The Kings and Queens of England
About this deal
Kingship, despite the crown, robes, processions, coaches, trumpets and anthems, has often been an undignified activity – all the more so because it’s supposed to be dignified. Throughout the middle ages, our rulers supposedly had the endorsement of God, which made their failures all the more humiliating. King Alfred, the first king to lay claim to ruling the English as a people and the only English king to have been issued with the epithet “Great”, nevertheless spent a large part of his early reign hiding from the Vikings in a bog – by which I mean a marsh. Eadgar (Edgar the Peacemaker)". archontology.org. Archived from the original on 17 March 2007 . Retrieved 17 March 2007. ; "Edgar (r. 959–975)". royal.gov.uk. 12 January 2016. Archived from the original on 25 January 2018 . Retrieved 16 January 2018.
Following the death of Sweyn Forkbeard, Æthelred the Unready returned from exile and was again proclaimed king on 3 February 1014. His son succeeded him after being chosen king by the citizens of London and a part of the Witan,  despite ongoing Danish efforts to wrest the crown from the West Saxons. Edwards, Robert Dudley (1977). Ireland in the age of the Tudors: the destruction of Hiberno-Norman civilisation. Taylor & Francis. I thought the person who wrote on the House of Windsor at the end got somewhat carried away. Not just with the nonsense that the current Queen has set up the royal family to make its way into the third millennium (can anyone really imagine England still being ruled by a King in a thousand years – what a particularly depressing thought that is), but also for the stuff about the Queen never having made a faux pas (a rather interesting observation to make about a woman who married Prince Phillip, I’d have thought). However, William or no William and whatever his thin wife is called, it is hard to see the Windsors plodding on for another thousand years. They are a particularly dim and dull-witted lot – and rather too proud in their low-brow tastes. But then again, just how could you convince someone that it would be a good idea to spend a life doing whatever it is that Charles has been doing, without them being dumb as dog's shit?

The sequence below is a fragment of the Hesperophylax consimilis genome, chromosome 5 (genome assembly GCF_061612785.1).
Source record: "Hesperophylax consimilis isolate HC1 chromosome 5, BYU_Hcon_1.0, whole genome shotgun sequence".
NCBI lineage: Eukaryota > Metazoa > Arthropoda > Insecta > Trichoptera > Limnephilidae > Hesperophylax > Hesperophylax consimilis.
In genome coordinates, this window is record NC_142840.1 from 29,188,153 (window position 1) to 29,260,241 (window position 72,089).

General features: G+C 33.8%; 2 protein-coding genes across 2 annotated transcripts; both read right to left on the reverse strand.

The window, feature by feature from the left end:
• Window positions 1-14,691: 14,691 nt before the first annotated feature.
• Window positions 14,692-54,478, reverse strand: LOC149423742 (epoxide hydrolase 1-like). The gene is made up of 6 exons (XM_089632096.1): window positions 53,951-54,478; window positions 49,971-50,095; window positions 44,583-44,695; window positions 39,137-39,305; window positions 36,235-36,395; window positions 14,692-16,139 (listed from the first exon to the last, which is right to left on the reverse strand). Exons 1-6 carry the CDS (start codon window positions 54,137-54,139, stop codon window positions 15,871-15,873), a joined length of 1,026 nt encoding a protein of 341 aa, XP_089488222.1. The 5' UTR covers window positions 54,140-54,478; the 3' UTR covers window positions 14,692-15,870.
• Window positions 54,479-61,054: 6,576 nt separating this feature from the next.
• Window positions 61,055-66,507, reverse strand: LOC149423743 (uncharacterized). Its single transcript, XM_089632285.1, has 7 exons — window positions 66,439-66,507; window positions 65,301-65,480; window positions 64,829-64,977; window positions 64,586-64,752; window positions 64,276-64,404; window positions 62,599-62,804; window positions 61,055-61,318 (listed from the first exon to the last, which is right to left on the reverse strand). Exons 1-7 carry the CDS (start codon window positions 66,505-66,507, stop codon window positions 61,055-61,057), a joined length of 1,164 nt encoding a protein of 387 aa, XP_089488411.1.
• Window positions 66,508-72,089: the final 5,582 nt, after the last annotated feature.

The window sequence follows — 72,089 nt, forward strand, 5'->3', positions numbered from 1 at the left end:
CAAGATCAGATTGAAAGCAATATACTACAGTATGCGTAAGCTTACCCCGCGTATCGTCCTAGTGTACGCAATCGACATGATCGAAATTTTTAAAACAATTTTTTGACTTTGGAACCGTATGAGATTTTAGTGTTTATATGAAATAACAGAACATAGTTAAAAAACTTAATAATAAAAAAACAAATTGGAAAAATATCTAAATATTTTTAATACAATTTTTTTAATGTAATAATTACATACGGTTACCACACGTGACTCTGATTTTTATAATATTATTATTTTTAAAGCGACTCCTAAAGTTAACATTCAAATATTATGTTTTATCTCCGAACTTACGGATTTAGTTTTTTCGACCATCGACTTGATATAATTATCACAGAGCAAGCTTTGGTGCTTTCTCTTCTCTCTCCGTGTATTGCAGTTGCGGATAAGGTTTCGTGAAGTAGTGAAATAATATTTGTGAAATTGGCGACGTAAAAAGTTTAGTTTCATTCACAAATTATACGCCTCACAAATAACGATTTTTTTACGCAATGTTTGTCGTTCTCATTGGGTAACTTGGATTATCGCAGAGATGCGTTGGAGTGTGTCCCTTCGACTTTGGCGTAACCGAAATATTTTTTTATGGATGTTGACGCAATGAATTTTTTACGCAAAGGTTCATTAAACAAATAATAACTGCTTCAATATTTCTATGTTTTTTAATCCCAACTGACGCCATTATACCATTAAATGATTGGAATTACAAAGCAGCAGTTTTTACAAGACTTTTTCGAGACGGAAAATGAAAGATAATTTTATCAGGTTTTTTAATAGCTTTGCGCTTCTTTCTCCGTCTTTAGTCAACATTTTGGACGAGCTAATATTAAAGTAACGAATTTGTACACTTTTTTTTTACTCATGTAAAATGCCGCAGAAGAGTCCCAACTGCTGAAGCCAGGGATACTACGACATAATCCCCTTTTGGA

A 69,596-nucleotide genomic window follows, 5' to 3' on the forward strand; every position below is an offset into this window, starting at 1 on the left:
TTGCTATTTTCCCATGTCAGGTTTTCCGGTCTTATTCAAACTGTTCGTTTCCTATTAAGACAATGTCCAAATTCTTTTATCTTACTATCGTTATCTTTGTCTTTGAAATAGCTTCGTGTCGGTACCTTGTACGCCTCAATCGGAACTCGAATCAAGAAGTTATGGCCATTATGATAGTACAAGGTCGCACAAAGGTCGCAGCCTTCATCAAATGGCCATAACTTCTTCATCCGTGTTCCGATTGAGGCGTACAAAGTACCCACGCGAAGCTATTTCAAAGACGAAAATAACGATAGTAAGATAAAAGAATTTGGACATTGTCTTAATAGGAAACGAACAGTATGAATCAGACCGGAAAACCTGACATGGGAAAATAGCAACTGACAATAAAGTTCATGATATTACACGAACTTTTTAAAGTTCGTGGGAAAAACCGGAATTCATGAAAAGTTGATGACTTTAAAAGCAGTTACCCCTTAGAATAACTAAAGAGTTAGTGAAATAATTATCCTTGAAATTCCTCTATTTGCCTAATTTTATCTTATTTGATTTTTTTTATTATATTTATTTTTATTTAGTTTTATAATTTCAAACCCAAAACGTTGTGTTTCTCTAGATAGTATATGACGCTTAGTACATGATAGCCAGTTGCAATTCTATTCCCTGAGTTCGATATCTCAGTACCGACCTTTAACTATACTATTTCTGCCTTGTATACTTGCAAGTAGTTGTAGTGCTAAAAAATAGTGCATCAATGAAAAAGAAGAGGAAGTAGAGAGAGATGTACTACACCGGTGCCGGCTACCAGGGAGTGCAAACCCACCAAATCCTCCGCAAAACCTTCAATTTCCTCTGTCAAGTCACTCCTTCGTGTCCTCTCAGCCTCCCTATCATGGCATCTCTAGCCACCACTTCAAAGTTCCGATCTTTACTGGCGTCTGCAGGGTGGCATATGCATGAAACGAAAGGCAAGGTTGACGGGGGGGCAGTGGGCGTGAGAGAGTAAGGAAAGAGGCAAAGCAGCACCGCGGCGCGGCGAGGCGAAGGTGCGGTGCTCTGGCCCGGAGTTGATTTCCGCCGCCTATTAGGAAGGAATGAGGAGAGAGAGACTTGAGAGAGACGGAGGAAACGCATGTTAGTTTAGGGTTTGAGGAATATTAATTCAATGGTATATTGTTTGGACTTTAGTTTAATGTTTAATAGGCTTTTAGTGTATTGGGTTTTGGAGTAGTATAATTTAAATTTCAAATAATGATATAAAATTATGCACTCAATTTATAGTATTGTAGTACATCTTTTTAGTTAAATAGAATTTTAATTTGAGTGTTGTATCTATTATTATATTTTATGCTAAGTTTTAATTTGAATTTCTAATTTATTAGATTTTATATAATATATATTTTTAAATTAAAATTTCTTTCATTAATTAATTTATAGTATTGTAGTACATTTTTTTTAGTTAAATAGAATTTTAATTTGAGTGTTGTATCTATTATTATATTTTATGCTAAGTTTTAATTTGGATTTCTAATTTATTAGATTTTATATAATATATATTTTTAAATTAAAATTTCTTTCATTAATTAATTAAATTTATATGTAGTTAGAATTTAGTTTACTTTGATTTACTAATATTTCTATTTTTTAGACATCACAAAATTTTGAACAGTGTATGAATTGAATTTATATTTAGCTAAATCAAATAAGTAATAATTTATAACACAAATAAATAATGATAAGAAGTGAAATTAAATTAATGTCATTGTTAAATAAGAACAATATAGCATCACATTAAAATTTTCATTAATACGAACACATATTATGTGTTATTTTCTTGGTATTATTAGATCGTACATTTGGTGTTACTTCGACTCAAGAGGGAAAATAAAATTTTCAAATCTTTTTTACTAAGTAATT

Eadwig the Fair: Rex nutu Dei Angulsæxna et Northanhumbrorum imperator paganorum gubernator Breotonumque propugnator ("King by the will of God, Emperor of the Anglo-Saxons and Northumbrians, governor of the pagans, commander of the British")
a b "Eadgar (the Ætheling)". archontology.org. Archived from the original on 16 October 2007 . Retrieved 26 October 2007. Henry I 'Beauclerc' (r. 1100–1135)". royal.gov.uk. 12 January 2016. Archived from the original on 25 January 2018 . Retrieved 16 January 2018. ; Fryde 1996, p.35.
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